Shearman & Sterling LLP | Securities Litigation Blog | Southern District Of New York Dismisses Securities Claims Because Company Did Not Mislead Investors By Failing To Disclose Private Concern<br >  
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  • Southern District Of New York Dismisses Securities Claims Because Company Did Not Mislead Investors By Failing To Disclose Private Concern
    On June 20, 2016, Judge Lorna Schofield of the United States District Court for the Southern District of New York dismissed a securities class action against Seadrill Limited (“Seadrill”), a Bermudan company that owns and operates sea-based oil rigs, and related parties.  See In re Seadrill Ltd. Sec. Litig., No. 14 Civ. 9642 (S.D.N.Y. June 20, 2016).  The Court granted the motion to dismiss because the alleged misrepresentations were either too vague to be actionable or were inactionable statements of opinion or optimism that were not inconsistent with the privately expressed concerns of company executives.

    This case arose out of Russia’s 2014 invasion and annexation of the Crimean peninsula.  In response, the U.S., E.U., and Norway imposed economic sanctions on Russia throughout 2014.  While these sanctions were being imposed, Seadrill entered into several lucrative agreements with Rosneft OAO (“Rosneft”), an oil company that was majority owned by the Russian government.  These agreements faced significant delays and one was ultimately terminated because of the sanctions against Russia.  Plaintiffs claimed that several statements that Seadrill made concerning the Rosneft deal and the company’s dividend were false or misleading in violation of the Securities Exchange Act of 1934 because of defendants’ failure to disclose the risk that the sanctions posed to the transactions.  According to the complaint, these statements also were misleading because company executives privately expressed concerns about the impact the sanctions could have on Seadrill that were not disclosed.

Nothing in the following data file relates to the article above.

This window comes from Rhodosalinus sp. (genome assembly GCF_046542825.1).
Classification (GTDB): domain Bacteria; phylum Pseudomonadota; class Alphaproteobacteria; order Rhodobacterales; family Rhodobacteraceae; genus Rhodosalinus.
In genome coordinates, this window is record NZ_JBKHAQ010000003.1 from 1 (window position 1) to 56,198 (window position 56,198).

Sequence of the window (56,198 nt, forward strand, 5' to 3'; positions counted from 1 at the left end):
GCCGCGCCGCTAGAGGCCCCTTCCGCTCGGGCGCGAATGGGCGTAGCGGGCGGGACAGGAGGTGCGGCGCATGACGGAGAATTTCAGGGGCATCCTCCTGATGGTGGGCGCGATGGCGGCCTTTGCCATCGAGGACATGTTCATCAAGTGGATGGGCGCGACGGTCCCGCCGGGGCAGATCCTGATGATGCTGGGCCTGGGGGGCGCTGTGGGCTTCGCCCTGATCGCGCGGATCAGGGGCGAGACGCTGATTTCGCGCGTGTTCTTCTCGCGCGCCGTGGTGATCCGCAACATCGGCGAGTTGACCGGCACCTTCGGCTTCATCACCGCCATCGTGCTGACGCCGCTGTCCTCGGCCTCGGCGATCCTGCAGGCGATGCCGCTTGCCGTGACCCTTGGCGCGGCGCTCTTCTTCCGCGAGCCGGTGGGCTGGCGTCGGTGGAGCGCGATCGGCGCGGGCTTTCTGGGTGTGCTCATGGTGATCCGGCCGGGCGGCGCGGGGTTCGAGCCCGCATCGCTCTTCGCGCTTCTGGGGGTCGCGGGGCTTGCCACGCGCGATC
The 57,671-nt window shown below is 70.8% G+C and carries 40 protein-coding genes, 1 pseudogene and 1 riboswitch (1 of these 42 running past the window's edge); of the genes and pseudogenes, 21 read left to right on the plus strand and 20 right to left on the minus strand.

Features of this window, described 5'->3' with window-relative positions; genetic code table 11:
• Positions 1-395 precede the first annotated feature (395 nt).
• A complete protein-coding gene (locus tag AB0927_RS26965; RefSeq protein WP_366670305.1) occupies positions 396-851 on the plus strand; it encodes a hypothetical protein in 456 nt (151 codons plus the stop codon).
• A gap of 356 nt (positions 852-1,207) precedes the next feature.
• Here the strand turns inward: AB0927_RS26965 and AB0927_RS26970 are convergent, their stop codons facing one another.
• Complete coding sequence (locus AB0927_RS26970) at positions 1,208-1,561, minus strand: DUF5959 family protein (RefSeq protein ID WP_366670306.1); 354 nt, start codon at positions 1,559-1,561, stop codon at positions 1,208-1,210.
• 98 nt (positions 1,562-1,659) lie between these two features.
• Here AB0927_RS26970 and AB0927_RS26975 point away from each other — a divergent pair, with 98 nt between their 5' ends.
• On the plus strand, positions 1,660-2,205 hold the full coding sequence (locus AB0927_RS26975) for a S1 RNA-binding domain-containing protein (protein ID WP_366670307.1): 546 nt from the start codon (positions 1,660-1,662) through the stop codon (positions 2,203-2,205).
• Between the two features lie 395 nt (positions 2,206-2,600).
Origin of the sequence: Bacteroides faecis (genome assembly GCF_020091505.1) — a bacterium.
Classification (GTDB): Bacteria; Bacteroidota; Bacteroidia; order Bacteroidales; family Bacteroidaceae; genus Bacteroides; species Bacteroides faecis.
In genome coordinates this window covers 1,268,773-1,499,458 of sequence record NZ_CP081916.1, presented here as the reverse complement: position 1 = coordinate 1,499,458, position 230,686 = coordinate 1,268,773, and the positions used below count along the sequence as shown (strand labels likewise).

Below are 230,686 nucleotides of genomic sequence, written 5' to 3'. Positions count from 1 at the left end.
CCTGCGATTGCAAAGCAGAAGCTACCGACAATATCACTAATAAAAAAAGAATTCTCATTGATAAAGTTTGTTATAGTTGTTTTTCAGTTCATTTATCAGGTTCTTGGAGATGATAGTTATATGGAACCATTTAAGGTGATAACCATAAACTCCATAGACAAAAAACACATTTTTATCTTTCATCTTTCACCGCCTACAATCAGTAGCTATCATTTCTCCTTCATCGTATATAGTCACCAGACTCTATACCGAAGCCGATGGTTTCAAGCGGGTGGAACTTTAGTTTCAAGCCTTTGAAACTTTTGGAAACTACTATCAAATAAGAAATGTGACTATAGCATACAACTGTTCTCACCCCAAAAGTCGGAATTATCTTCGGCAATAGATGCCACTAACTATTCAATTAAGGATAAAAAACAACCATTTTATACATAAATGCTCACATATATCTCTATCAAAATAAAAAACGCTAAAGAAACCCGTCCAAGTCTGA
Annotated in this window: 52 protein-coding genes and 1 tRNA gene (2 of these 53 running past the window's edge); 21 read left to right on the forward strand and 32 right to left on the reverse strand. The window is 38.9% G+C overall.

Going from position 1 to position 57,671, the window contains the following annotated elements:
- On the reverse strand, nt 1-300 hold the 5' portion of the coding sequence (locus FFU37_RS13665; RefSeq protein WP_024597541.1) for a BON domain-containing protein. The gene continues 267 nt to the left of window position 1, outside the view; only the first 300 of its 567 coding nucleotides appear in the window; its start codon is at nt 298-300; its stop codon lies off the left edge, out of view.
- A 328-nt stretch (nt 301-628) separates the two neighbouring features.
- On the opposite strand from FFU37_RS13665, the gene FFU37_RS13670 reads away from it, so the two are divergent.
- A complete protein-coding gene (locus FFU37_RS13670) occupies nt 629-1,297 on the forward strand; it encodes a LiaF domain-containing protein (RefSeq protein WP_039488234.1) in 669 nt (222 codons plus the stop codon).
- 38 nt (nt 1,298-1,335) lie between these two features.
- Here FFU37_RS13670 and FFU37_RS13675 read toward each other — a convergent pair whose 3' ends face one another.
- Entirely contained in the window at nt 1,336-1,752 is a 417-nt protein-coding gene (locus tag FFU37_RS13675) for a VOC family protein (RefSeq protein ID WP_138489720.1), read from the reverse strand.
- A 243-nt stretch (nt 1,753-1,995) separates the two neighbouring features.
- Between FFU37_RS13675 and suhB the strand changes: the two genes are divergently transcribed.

The Court held that plaintiffs did not sufficiently allege a material misrepresentation or omission for several reasons.  First, several of defendants’ statements to the effect that they were “not very worried” about the sanctions were too vague and equivocal to mislead a reasonable investor about the risk that sanctions posed to the Rosneft deal.  In addition, the Court held that these and other statements were not false or misleading because defendants accompanied their statements about Seadrill’s future performance with appropriate warnings.  The Court also held that defendants’ positive statements about maintaining future dividends were inactionable because they were expressions of corporate optimism and because defendants had a reasonable basis for their optimism.   

    Lastly, the Court held that the complaint failed to allege that defendants possessed the requisite level of intent to commit securities fraud.  Because the complaint itself indicated that defendants were attempting to understand the implications of sanctions on the Rosneft deal, the non-culpable explanation that defendants themselves had not determined whether the sanctions would impact the deal was more compelling than plaintiffs’ claims of fraudulent intent.